A new technological system has been developed meaning partners in both the public and the private sector can use consistent detailed information to begin planning as soon as a patient needing support to facilitate a timely discharge is identified. The DTOC rate has now sustained below 3.5%.


The barrier to effective care transition was inconsistent gathering, sharing and storing of information between partners. Partners held a piece of the jigsaw but a single view was not available meaning that patients told their story more than once. Partners maintained their own records which affected trust between partners and wasted resources and time.

The intention was for one story, one record and one storage place. Solutions were considered including providing reciprocal access to systems, integration, interoperability messaging. However, the development of a web-based app hosted in the cloud with feeds from core systems and accessible by all was selected, providing real-time information:

  • Patient status
  • Patient need
  • Performance
  • Required actions
  • Capacity information

An agile development approach fostered:

  • Functionality driven by staff from partner organisations
  • Simple user-interface designed by staff to efficiently assess the patient, using information from other systems to reduce dual keying and maintain data quality
  • Real-time information sharing ensuring complete transparency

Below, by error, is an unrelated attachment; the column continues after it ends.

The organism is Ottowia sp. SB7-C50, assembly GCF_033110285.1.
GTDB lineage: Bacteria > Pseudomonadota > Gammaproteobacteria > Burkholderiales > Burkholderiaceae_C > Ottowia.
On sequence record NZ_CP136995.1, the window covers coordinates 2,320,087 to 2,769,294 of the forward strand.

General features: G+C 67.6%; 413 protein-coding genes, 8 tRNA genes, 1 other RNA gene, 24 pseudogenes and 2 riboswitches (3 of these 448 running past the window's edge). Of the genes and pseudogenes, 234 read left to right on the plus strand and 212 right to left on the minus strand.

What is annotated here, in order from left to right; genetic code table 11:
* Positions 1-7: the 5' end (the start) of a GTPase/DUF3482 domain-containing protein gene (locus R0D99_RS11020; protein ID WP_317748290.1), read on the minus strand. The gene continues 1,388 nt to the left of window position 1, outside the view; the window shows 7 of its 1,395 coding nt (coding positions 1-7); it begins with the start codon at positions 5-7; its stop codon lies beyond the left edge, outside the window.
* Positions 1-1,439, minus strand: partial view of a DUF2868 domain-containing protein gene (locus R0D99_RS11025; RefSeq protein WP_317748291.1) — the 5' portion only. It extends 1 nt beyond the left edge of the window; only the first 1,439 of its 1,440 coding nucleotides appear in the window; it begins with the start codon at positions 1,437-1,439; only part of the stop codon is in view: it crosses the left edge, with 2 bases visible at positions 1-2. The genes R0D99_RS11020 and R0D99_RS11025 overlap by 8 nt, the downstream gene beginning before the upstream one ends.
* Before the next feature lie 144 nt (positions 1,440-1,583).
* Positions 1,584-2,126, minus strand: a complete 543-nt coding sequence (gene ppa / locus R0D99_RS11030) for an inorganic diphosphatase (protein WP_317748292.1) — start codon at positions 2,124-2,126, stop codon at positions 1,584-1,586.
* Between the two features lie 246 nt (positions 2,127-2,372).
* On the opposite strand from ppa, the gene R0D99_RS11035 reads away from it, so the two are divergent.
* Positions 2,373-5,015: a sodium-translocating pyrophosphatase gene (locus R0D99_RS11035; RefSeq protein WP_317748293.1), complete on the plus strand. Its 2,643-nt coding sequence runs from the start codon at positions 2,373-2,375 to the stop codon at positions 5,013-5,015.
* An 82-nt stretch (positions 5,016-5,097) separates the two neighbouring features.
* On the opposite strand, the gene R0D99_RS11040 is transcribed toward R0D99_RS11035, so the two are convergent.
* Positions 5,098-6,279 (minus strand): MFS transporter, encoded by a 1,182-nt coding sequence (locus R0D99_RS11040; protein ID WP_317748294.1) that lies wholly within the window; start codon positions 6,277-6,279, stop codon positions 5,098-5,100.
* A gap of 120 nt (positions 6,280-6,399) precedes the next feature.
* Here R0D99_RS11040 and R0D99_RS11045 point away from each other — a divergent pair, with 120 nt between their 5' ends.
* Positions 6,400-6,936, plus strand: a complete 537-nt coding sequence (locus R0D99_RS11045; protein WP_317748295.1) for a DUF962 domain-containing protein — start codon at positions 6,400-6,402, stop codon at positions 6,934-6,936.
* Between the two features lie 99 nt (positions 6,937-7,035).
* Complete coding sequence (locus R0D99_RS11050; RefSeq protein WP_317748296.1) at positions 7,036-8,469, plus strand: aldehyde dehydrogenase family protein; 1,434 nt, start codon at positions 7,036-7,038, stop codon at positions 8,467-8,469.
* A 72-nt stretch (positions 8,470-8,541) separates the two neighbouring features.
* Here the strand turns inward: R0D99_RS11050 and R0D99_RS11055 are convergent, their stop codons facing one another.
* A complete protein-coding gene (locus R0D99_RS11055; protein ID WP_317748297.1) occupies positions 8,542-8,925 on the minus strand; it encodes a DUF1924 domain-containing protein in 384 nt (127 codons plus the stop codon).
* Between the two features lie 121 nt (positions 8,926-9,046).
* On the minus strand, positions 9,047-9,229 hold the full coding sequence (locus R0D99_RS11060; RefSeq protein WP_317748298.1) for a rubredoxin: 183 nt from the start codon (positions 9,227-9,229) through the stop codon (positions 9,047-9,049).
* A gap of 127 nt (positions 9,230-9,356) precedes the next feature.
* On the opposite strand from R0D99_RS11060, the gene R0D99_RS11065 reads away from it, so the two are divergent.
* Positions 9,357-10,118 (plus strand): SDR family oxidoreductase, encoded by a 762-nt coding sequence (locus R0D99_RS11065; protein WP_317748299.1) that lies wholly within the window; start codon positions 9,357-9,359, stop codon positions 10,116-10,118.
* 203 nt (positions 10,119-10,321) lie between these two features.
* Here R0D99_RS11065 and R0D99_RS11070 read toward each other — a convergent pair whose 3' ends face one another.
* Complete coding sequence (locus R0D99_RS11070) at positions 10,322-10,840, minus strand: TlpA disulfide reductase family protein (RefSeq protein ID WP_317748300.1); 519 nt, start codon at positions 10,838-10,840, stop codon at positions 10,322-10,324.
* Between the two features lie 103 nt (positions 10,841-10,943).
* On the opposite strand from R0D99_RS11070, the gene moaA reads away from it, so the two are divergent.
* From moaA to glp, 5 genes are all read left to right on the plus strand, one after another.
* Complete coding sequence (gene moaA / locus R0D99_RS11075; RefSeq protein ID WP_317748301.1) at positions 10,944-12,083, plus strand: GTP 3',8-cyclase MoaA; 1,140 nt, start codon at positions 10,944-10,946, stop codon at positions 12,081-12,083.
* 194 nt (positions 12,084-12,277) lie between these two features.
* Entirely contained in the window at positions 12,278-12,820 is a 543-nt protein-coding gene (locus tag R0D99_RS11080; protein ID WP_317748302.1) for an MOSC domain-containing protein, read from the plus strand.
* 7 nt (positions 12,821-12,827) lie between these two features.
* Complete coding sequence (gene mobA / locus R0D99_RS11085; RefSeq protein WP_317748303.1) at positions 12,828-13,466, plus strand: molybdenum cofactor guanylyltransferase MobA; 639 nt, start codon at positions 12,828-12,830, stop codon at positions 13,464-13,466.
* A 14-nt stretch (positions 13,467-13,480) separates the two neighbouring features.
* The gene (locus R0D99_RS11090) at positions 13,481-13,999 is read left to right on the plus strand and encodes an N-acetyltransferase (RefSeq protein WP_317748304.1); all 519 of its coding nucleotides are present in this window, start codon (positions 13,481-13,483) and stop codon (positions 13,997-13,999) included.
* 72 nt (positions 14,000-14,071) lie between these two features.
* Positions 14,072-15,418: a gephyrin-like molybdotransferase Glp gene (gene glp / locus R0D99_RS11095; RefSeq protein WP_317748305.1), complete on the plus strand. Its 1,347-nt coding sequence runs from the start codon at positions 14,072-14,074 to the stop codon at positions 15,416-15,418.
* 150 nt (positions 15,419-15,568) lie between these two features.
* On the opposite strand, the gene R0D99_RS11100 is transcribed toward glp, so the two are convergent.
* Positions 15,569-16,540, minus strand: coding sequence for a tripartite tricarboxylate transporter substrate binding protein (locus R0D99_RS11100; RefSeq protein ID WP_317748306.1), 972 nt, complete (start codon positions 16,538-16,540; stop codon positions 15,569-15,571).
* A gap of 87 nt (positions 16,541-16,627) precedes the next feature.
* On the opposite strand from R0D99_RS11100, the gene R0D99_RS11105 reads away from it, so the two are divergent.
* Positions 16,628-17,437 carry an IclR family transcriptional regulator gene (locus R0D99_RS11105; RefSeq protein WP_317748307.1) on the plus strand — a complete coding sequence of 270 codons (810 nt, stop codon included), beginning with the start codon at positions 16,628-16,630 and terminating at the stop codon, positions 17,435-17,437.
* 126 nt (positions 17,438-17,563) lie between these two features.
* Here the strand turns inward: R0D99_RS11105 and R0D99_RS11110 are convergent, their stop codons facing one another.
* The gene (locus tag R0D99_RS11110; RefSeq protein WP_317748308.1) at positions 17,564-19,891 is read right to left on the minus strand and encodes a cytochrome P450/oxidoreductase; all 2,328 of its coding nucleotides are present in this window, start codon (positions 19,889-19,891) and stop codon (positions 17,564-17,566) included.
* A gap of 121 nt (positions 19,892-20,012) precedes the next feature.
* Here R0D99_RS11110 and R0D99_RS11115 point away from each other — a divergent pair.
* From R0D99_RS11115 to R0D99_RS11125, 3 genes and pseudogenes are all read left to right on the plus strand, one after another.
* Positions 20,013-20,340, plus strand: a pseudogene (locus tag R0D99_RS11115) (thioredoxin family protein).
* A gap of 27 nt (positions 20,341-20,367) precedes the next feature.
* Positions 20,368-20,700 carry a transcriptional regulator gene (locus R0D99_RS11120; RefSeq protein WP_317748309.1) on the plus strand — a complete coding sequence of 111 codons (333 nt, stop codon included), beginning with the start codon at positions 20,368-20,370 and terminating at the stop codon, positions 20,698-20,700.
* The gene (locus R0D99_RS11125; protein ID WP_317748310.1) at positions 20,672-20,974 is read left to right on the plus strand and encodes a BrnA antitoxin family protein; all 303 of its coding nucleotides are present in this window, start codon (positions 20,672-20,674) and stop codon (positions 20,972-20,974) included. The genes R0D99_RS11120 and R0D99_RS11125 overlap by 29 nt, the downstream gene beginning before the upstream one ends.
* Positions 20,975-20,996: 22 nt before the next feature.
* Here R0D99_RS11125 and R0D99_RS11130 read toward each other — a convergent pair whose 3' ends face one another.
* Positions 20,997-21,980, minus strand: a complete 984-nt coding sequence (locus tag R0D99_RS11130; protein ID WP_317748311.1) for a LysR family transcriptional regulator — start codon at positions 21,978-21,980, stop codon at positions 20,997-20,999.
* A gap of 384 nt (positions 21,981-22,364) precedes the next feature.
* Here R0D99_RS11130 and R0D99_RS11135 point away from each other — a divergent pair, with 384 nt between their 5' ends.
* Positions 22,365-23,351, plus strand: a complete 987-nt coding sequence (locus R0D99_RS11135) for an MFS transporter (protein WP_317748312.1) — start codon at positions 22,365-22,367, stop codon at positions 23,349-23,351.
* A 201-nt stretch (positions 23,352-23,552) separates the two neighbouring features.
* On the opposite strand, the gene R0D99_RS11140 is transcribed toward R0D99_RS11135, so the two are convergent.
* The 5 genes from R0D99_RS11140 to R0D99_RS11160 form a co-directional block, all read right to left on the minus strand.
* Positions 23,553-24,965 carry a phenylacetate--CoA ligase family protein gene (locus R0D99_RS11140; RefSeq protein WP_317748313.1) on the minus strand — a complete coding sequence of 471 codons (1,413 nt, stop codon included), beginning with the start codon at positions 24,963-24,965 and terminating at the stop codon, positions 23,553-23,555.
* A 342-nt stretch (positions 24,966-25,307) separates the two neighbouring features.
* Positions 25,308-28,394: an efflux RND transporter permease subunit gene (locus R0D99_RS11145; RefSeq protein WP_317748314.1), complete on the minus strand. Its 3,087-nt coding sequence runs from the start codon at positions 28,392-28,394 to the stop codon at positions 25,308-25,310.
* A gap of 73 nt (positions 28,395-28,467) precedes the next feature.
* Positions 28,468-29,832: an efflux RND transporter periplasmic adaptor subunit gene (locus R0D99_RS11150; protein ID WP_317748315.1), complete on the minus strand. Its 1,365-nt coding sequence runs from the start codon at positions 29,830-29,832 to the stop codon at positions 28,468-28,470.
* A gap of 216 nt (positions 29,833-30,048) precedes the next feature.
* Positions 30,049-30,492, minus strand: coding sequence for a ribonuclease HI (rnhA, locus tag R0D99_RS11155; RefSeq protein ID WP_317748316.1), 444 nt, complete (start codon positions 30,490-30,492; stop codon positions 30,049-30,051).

• Personalised access ensuring patient data was visible on a need to know basis
  • Accessible operational reporting alongside rich data feeds for Data Warehouse purposes
  • Multi-Device Web Development enabled access from computers, tablets and smartphones

Governance was robust with operational levels providing development and implementation support and strategic levels supporting innovation and finance. Information Sharing Agreements strengthened partner engagement and ensured joint ownership of a co-developed system between public and private organisations.


The investment of £40K has provided one data set accessible across public and private sectors to facilitate effective discharge planning, whilst streamlining DTOC monitoring and reporting.

  • The system has improved discharge planning processes and reduced the time it takes to discharge patients. (Ref OE1)
  • The aim of providing one trusted data-set that is used to monitor and report DTOC performance through the Urgent Care Steering Group was achieved
  • The number of low harm complaints decreased by 9% in 2018-19 when compared to 2017-18 and no harm complaints increased by 10% in 2018-19